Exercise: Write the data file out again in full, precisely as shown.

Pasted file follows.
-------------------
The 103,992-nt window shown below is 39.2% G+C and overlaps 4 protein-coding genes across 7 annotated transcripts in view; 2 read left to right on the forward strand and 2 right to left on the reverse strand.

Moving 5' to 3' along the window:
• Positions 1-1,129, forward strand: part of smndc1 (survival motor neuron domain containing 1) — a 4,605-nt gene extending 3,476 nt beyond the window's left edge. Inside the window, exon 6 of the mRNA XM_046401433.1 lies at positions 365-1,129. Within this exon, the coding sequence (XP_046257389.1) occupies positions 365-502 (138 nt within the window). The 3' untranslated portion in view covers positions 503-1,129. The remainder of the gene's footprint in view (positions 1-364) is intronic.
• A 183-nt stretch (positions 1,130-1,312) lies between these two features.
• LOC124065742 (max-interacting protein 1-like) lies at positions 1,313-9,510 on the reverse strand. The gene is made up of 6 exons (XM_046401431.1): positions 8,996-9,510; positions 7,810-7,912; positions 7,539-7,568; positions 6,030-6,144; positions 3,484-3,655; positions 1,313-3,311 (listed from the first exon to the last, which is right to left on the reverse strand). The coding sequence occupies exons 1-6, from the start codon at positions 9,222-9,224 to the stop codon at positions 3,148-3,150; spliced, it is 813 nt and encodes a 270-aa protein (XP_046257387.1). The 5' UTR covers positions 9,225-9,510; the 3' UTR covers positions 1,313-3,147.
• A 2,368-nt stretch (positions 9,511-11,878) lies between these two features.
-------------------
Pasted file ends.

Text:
The 103,992-nt window shown below is 39.2% G+C and overlaps 4 protein-coding genes across 7 annotated transcripts in view; 2 read left to right on the forward strand and 2 right to left on the reverse strand.

Moving 5' to 3' along the window:
• Positions 1-1,129, forward strand: part of smndc1 (survival motor neuron domain containing 1) — a 4,605-nt gene extending 3,476 nt beyond the window's left edge. Inside the window, exon 6 of the mRNA XM_046401433.1 lies at positions 365-1,129. Within this exon, the coding sequence (XP_046257389.1) occupies positions 365-502 (138 nt within the window). The 3' untranslated portion in view covers positions 503-1,129. The remainder of the gene's footprint in view (positions 1-364) is intronic.
• A 183-nt stretch (positions 1,130-1,312) lies between these two features.
• LOC124065742 (max-interacting protein 1-like) lies at positions 1,313-9,510 on the reverse strand. The gene is made up of 6 exons (XM_046401431.1): positions 8,996-9,510; positions 7,810-7,912; positions 7,539-7,568; positions 6,030-6,144; positions 3,484-3,655; positions 1,313-3,311 (listed from the first exon to the last, which is right to left on the reverse strand). The coding sequence occupies exons 1-6, from the start codon at positions 9,222-9,224 to the stop codon at positions 3,148-3,150; spliced, it is 813 nt and encodes a 270-aa protein (XP_046257387.1). The 5' UTR covers positions 9,225-9,510; the 3' UTR covers positions 1,313-3,147.
• A 2,368-nt stretch (positions 9,511-11,878) lies between these two features.